But God gave us the Bible to expose our weakness and shortcomings, and to magnify His glory and greatness – so that by being frank and honest about man and his failings – like Elijah and his crisis of faith -- we would not look to other men for our hope and salvation, but that we would look to God and God alone for our salvation -- so that we would put our faith, hope and trust in the one true Spiritual Giant, the one true Hero of the Faith in Jesus Christ our Lord.

 

Although Jesus was tempted at various times to give in to fear and panic and despair – and even though he was tempted not go all the way to the cross and drink the cup of God’s wrath, yet Jesus never gave in to his fear. He never gave up. He overcame all his fears and even the dread of the cross – so that we, through Him, could not only be victorious, but that we could be more than conquerors.        

 

2. The Deep Despair that Overcame Elijah

We will speak more about Christ and his triumphs in a few moments, but let’s first take a closer look at the Deep Despair that Overcame Elijah. We already made the point that when he took his eyes off God, and all that God had done, he ran for his life.

 

And when he ran, he ran a long, long way. He was in Jezreel, which was in the northern region of Samaria, in the northern kingdom of Israel, and he ran south, to the southern kingdom of Judah. Technically, once he made it to the border of Judah, he was safe. But Elijah did not stop there. He was so filled with fear that he kept on running – as far south as one could possibly go in Judah – to Beersheba and then he went another day’s journey beyond that into the wilderness.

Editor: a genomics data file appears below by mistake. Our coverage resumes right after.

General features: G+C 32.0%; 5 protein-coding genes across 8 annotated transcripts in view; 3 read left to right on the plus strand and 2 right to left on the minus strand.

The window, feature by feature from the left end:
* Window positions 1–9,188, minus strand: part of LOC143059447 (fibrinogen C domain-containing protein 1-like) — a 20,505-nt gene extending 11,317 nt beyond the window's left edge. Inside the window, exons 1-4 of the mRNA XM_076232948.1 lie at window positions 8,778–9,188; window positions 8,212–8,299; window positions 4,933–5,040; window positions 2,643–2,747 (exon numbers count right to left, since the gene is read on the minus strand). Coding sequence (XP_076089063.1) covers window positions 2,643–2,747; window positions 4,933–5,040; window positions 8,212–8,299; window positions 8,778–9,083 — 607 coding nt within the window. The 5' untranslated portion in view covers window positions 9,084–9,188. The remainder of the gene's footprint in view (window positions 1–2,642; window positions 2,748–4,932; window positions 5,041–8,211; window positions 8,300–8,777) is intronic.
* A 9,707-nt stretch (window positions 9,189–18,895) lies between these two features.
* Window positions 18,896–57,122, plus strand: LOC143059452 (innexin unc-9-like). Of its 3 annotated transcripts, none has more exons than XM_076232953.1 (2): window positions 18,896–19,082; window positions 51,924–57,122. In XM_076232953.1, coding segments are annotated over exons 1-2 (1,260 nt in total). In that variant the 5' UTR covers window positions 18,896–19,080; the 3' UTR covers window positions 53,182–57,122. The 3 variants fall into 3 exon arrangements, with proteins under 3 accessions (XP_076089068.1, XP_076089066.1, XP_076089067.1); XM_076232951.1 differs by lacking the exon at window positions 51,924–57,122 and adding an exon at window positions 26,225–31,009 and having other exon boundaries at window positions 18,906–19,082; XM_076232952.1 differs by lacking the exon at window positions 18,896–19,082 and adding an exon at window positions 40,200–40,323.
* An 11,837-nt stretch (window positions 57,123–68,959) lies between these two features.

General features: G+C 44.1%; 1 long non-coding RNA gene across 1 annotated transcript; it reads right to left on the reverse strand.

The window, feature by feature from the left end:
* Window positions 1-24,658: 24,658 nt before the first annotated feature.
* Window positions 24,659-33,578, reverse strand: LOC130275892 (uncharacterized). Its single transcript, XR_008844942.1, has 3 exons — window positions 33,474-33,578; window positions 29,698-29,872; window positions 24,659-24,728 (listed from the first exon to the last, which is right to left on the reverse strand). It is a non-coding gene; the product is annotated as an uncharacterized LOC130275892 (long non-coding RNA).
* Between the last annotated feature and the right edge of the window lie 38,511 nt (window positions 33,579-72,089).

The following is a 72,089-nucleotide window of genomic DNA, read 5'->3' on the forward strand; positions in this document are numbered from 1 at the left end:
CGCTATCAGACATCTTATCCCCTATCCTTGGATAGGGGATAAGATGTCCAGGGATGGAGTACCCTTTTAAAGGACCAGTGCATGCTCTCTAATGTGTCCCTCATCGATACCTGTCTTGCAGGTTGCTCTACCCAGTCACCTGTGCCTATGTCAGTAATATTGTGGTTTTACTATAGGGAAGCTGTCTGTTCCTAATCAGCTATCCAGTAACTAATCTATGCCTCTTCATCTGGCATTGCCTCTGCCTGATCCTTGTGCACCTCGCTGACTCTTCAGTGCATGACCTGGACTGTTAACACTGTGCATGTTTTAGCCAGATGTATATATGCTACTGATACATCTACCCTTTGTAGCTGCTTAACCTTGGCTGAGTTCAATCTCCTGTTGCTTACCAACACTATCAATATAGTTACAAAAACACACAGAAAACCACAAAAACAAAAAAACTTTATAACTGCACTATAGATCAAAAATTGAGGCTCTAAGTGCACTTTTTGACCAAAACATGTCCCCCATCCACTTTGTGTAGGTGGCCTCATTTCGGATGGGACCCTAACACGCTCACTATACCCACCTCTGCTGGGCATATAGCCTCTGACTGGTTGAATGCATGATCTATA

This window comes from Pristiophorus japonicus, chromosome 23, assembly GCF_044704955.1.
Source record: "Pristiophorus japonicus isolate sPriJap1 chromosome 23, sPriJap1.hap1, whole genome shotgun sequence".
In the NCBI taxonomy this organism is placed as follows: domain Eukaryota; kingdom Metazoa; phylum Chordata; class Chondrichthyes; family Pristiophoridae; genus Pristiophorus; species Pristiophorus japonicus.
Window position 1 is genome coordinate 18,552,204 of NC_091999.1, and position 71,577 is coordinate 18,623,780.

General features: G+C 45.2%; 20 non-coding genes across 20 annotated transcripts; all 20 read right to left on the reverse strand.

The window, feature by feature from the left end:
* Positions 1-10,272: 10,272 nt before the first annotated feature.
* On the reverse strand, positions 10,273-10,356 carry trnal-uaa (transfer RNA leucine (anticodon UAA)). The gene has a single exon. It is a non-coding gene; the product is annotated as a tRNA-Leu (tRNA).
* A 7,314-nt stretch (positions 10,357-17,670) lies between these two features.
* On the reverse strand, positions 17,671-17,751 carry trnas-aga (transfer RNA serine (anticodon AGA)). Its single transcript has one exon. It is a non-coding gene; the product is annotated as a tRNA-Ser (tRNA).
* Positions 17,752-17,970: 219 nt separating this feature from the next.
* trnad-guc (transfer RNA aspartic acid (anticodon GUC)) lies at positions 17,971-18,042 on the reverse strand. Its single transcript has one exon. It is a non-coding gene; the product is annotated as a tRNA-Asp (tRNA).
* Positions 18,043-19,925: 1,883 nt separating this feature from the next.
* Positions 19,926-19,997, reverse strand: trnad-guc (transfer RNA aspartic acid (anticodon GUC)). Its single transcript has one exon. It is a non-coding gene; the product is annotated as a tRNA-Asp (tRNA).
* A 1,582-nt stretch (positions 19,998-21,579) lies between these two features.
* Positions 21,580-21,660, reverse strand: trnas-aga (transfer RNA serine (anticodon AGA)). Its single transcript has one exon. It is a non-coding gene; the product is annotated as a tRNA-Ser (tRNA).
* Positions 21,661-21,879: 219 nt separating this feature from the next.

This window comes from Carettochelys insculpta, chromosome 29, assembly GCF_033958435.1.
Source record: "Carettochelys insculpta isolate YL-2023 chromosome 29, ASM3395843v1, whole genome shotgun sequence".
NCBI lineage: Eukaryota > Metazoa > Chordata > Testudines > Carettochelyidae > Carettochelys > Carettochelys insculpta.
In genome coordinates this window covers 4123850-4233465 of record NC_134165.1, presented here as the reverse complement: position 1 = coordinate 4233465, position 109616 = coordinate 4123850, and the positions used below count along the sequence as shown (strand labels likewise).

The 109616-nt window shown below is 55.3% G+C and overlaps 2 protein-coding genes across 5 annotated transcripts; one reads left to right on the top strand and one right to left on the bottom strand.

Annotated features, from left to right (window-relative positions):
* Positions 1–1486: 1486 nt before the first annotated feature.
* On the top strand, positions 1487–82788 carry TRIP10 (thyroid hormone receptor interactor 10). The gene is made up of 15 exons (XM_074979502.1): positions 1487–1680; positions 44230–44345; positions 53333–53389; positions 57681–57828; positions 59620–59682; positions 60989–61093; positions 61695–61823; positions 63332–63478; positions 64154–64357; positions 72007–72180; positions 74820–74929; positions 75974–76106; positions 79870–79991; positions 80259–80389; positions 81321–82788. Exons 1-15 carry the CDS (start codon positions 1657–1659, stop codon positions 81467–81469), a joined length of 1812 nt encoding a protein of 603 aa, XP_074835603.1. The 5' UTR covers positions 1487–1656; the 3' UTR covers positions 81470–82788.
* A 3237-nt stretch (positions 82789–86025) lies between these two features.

Philip Ryken writes that in doing so “he ran away from Jezebel, away from the people of God, away from the prophetic calling he received from God – he ran away from it all. And now, upon coming to Beersheba, he also wants to run away from life itself.”

 

Verse 3 says when he came to Beersheba in Judah, he left his servant there, while he himself went a day’s journey into the desert. He came to a broom tree, sat down under it and prayed that he might die: “I have had enough Lord, take my life; I am no better than my ancestors. Then he lay down under the tree and fell asleep.  

 

You see, this is what made Elijah’s fear and his subsequent flight so sinful and shameful. Being afraid is not necessarily a sinful thing. King David was often afraid. Nor is running away from danger necessarily a sinful thing. It can be a wise thing. A smart thing. At times David fled to save his life. He fled from king Saul. He also fled from his son Absolom.

 

But what makes Elijah’s situation different is his special place and calling as a prophet of the Most High God. God. As the author Van’t Veer points out, Elijah represented the person and the power of God and the Word of God. Elijah represented one half of the antithesis (the seed of the woman), and Ahab and Jezebel represented the seed of the serpent. Van’t Veer put it this way: